The Bible in 10 Weeks – Week 1 Review

"before the foundation of the world..."

“before the foundation of the world…”

We are in the final week of this 10-week reading plan so it is now or never for review. I’d thought we would look back and try to remember each week a bit before we reflect on our final readings.

The idea was to have a plan that in a relatively short time introduced a great, overarching theme of Scripture. I wanted us to see that the Bible is cohesive. God has a plan and has had a plan since the very beginning. And we read this in week one. Before the world was made, God had chosen us in Jesus Christ.

We read this back in Ephesians 1:

3 Blessed be the God and Father of our Lord Jesus Christ, who has blessed us in Christ with every spiritual blessing in the heavenly places, 4 even as he chose us in him before the foundation of the world, that we should be holy and blameless before him. In love 5 he predestined us for adoption as sons through Jesus Christ, according to the purpose of his will, 6 to the praise of his glorious grace, with which he has blessed us in the Beloved. 7 In him we have redemption through his blood, the forgiveness of our trespasses, according to the riches of his grace, 8 which he lavished upon us, in all wisdom and insight 9 making known to us the mystery of his will, according to his purpose, which he set forth in Christ 10 as a plan for the fullness of time, to unite all things in him, things in heaven and things on earth.

Our other readings emphasized that we can actually believe the Bible. We aren’t left in the dark about who God is and what he is up to. God’s word is trustworthy and points us to this great plan God has in Jesus Christ. In reading the Bible we trust that God will continue to speak to us, at times with comfort and at times with very challenging, piercing words. But the whole of it is his inspired word.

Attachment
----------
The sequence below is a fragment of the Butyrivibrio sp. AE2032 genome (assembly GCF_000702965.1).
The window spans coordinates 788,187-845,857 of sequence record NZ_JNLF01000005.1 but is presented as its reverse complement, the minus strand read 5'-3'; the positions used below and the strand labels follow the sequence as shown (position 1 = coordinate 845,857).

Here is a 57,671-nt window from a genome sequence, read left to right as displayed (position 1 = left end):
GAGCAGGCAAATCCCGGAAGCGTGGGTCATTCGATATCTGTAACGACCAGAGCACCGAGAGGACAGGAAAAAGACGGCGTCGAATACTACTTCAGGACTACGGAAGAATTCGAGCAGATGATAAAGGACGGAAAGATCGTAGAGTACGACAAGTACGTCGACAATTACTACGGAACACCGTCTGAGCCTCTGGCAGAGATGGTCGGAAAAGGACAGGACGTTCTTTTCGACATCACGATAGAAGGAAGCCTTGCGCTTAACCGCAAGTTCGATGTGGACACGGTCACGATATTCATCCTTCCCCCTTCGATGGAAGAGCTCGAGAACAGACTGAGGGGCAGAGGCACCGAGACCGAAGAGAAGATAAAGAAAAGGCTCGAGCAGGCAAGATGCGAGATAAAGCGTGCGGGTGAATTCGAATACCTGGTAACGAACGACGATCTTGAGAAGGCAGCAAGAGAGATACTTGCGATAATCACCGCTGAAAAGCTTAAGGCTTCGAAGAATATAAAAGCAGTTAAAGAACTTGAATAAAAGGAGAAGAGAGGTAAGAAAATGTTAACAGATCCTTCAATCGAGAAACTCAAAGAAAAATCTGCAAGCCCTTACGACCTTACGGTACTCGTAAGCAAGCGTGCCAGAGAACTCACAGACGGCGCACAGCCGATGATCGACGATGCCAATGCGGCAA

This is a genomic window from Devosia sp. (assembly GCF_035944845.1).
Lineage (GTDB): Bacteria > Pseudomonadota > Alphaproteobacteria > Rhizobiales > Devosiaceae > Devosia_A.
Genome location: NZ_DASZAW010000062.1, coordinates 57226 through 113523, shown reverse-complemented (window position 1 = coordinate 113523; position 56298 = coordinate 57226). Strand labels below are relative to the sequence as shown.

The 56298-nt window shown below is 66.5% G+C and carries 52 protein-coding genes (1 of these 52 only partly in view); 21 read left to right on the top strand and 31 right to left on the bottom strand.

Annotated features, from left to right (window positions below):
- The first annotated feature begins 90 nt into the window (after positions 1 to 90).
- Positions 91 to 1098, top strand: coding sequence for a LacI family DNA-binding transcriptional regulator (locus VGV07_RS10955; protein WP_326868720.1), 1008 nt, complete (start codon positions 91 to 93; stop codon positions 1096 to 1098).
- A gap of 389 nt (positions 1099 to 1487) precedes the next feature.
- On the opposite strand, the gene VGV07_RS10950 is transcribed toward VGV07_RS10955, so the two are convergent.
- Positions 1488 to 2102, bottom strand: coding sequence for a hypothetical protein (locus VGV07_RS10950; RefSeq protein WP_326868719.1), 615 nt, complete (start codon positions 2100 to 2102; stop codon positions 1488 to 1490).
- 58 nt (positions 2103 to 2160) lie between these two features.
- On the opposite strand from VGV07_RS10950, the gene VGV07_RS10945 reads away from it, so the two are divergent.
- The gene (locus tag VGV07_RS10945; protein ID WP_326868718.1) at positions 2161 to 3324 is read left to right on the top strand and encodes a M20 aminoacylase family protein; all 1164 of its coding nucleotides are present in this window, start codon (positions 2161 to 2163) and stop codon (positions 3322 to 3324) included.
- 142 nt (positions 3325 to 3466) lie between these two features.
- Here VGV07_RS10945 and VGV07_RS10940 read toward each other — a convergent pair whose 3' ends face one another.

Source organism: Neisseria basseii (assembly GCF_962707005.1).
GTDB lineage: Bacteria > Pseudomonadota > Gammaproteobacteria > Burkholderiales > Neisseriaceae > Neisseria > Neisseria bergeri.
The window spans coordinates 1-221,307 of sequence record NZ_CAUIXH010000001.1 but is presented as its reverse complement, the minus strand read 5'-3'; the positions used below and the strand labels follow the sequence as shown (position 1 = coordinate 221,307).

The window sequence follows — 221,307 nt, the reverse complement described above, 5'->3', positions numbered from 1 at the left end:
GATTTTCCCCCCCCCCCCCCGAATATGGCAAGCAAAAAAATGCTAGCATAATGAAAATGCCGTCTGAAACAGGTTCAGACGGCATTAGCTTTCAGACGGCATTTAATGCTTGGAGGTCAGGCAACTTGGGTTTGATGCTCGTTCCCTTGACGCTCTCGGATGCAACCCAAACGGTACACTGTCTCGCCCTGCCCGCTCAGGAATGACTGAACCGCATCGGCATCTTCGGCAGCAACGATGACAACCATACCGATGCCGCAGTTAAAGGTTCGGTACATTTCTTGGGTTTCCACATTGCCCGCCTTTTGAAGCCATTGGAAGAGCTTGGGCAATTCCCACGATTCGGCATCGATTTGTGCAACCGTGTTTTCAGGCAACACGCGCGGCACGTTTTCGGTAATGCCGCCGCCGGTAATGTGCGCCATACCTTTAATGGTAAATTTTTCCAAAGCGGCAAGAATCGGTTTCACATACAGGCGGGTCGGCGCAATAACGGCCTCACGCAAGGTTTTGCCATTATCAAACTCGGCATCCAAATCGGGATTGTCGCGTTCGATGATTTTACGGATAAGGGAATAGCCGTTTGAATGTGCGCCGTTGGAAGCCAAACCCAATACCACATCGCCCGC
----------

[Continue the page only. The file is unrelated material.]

Several Introductions to the Bible

This week’s reading is titled “Introductions.” We had our introductions to what the Bible is with brief readings from Hebrews and 2 Timothy.

When you read the passage in Luke you get an introduction to a way in which we can read the Bible. Jesus himself shows us that throughout all of Scripture we see him. He instructs disciples soon after the resurrection using the Old Testament and reveals all that those books say about him. Jesus didn’t come into the picture of God’s great plan late in the game. Jesus Christ was always the plan–before this world was even made we were chosen in him, as it says in Ephesians 1.

Then we turn to Genesis and are introduced to creation. Genesis has two accounts of the creation with the second one coming in chapters two and three. There we are introduced to the greatest of God’s creations, human beings, but then quickly we see how far we fall.

God made us and gave Adam clear instructions for how to live in the garden alongside God. But temptation comes when the serpent questions God’s word. “Did God really say that?… Oh, you won’t really die if you do that.” Adam and Eve do not believe the truth of God and believe the tempter. They exchange truth for a lie. The serpent wasn’t even holding something out that was an obvious treachery. The promise was for something akin to wisdom; it was to be like God. But in their pursuit of something good in the wrong way, they sin. And with sin there is consequence. There is shame, there is alienation, and there is curse.

Although God is the one who is wronged, he still seeks to provide even in the midst of passing out judgment. God is the one who clothes his children and he then in chapter three of Genesis promises one who will come for the serpent. Many see Christ as the offspring who will bruise the serpent from Genesis 3:15.

East of Eden

At the end of this introduction Adam and Eve are cast east of Eden, out of the garden and its gates are shut to them, with angels guarding the tree of life. What is next for them? Has God rejected the pinnacle of his creation, leaving humans on their own on earth? The good news that we know is that God does anything but leave us. God would one day come and be among us and there would be another tree of life. And on that tree Jesus Christ would die for us, giving us his very own life–a life abundant and eternal.